As half of the recipe was already set, it was just a case of filling in the blanks. For the base malt I went with my old favourite of Vienna, thinking that the bronzed colour will more closely resemble it’s foody inspiration (plus I had a load of that in stock!). For the hops I needed something that would compliment the citrus notes of the lime and coriander seed, what better hop to use than Citra! This recipe was writing itself!

For the yeast I was originally going to use one of Whitelab’s seasonal yeasts, Old Sonoma, which had been sat in the fridge for a few months waiting for an opportunity to be used. By the time I had a suitable brew slot, it was around 3 months past it’s best, so I figured it would just need a couple of step up starters to revitalise it. I went through the usual starter process, pitched the after 24 hours I was seeing no activity at all, but after a quick scan of the internet it turns out that not all yeasts will form a krausen, but to be sure I grabbed a sample to test the gravity. It had not budged! With brewday looming I didn't have time to persevere with it, so down the drain it went. I then remembered I had some half-used packets of US-05 that I had frozen, in the hope it would preserve them. I let them come up to room temperature, threw them in some cooled boiled water to rehydrate and then into the wort they went. Again after 24 hours there was no action! Thankfully I had two other vials in the fridge that were actually in date, a Whitelab’s Belgian saison and Yeast Bay’s Funktown, a blend of their own Vermont ale yeast with a dash of Brett. The latter seemed the best match for a lime pickle beer, so I let it get up to room temperature and dumped it in the FV. This stuff went off like the clappers, after around 6 hours it had a healthy krausen. Beer saved! I shall definitely endeavour to plan my yeast usage a bit better in the future.

After a week in the FV things were ticking along nicely and it was close to reaching terminal gravity. The flavours were really starting to shine through too, with the Citra really coming to the forefront with the lime backing it up, it was starting to taste like a great beer! The best news is that even before this had even been brewed it was chosen by Garrett Oliver as one of his fave projects on Skillshare and bagged me a signed copy of his Brewmaster’s Table book! Result!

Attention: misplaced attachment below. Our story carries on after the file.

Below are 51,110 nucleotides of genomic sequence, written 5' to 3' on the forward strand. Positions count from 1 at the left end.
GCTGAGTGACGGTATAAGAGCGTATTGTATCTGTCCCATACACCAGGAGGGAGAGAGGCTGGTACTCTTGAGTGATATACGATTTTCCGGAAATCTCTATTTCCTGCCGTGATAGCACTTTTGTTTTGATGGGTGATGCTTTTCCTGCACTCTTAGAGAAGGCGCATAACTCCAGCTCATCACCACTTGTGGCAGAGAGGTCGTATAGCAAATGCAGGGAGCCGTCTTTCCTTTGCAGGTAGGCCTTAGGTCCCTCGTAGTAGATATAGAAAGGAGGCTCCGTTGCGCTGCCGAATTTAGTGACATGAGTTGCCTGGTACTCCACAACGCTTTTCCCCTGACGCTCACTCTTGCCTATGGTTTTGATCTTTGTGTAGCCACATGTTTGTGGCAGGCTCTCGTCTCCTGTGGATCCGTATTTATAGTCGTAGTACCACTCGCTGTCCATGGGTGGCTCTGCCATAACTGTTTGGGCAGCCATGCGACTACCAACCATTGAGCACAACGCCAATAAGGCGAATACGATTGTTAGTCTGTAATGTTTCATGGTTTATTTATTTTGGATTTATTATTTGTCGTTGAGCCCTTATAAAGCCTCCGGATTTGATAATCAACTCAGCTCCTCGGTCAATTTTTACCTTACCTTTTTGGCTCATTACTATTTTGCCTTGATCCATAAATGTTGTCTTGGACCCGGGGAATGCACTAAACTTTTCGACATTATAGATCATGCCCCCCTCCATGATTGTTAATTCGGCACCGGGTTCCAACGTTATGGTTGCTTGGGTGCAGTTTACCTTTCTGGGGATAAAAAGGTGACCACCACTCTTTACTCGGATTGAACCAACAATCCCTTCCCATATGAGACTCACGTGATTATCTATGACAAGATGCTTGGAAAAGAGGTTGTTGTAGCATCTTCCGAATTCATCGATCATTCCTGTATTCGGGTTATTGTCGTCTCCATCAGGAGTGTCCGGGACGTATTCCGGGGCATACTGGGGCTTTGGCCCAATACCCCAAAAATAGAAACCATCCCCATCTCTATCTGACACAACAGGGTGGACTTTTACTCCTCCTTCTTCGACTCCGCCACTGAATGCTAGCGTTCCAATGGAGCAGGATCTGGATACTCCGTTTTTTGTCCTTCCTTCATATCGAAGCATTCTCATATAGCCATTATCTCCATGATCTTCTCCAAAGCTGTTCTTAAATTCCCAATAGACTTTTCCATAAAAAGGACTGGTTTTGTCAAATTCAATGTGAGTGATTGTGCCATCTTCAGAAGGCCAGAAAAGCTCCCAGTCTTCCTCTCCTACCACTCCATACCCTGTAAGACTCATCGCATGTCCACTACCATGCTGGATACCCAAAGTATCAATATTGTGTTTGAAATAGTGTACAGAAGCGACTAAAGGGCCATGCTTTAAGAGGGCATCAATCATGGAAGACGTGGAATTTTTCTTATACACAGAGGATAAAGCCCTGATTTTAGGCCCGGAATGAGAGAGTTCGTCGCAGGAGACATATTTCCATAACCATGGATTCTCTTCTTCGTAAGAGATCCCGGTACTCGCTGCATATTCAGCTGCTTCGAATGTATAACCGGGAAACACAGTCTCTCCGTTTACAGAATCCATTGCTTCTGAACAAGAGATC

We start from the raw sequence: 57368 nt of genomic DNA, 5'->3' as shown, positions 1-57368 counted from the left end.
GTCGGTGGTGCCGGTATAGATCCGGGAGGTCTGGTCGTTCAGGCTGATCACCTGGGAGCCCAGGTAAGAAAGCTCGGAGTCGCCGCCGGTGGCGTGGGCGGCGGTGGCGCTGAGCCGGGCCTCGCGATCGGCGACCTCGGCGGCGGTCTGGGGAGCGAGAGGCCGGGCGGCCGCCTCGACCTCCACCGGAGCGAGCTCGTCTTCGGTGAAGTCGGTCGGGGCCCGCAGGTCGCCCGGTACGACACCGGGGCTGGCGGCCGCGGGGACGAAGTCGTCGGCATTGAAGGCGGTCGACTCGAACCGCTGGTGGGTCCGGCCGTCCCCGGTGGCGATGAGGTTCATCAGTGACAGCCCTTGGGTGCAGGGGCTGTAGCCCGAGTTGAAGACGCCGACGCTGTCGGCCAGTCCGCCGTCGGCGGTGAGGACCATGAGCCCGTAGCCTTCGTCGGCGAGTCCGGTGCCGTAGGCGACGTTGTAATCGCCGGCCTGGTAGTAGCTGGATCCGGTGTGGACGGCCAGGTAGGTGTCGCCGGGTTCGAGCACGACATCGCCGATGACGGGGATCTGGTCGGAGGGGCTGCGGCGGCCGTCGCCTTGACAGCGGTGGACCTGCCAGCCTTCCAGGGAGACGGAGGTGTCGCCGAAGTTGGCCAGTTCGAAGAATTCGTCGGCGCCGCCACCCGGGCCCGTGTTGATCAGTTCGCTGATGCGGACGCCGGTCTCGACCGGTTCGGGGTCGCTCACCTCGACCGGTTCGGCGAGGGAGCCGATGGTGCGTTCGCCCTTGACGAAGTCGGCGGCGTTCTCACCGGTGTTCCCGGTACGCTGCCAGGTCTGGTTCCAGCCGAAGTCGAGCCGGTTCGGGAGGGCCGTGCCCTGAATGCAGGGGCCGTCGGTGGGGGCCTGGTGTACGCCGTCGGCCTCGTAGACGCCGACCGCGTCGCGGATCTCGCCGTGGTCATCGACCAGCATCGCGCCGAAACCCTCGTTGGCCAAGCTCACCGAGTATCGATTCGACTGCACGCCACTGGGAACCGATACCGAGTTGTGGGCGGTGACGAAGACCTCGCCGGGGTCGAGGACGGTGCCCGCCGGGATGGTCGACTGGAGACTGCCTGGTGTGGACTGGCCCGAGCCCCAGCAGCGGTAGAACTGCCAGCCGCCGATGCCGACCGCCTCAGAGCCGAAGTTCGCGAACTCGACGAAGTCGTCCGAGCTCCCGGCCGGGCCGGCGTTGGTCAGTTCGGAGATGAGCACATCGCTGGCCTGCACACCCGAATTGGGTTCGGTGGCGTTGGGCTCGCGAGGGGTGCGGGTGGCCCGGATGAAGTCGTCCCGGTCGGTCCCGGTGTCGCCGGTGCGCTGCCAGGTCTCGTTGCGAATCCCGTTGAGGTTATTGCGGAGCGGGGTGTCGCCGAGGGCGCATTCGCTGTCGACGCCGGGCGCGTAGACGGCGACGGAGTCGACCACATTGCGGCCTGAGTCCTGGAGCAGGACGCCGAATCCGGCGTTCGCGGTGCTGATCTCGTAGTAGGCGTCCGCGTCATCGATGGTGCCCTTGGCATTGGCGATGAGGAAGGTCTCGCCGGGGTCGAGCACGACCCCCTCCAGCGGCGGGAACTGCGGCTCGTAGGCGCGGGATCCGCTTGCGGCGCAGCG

As it had been fermenting away at 22 degrees for a week, keeping the Brett roused, it was still quite murky, if only I had some way of cold crashing it without a fridge! Thankfully I had a big wooden fridge built out the back of the house, we call it the brewshed, so I switched off the temp controller and transferred the FV into the chilly surrounds of the shed. The day before bottling I moved it back into the house to bring it back up to room temperature ready for priming.

The end result didn't quite turn out how I had planned, with the big lime tartness I had envisioned was somewhat lacking, but overall it turned out to be a tasty, refreshing beer with just a hint of chili in the background to keep things interesting. Despite the screwed up faces of disgust at the mere thought of a lime pickle inspired beer, the people who dared to try it so far have really enjoyed it. I shall also be holding back a bottle to see how the Brett develops over time.

Grain Bill...
5 kg Vienna (93%)
400 g Torrified Wheat (7%)

Hop Bill...
75 g Citra Leaf (11.1% Alpha) @ 10 Minutes (Boil) (3.6 g/L)
75 g Citra Leaf (11.1% Alpha) @ 0 Minutes (Boil) (3.6 g/L)
50 g Sorachi Leaf (11.8% Alpha) @ 0 Days (Dry Hop) (2.4 g/L)

Misc Bill...
20 g Coriander Seed @ 10 Minutes (Boil)
50 g Lime Peel @ 10 Minutes (Boil)
5 g Chili Pepper @ 0 Days (Day before bottling)

Single step Infusion at 67°C for 90 Minutes (dropping to 65°C)
Fermented at 22°C with Yeast Bay - Funktown Pale Ale

OG: 1.052
FG: 1.014
ABV: 5.2%

It turns out there was a bit of a competition running on Skillshare where Garrett Oliver would choose his top 4 projects. Good news, my Lime Pickle was one of them! The prize was originally a signed copy of his book - The Brewmaster's Table, however after 5 months it hadn't arrived. I wasn't too fussed, the endorsement by such a respected brewer was enough for me, However, last week I received an unexpected FedEx package from New York! Inside was a copy of The Oxford Companion to Beer, a monster of a book that covers pretty much everything you'd want to know about beer and brewing and it was signed by the man himself as promised! So now I had the glory and a sweet prize.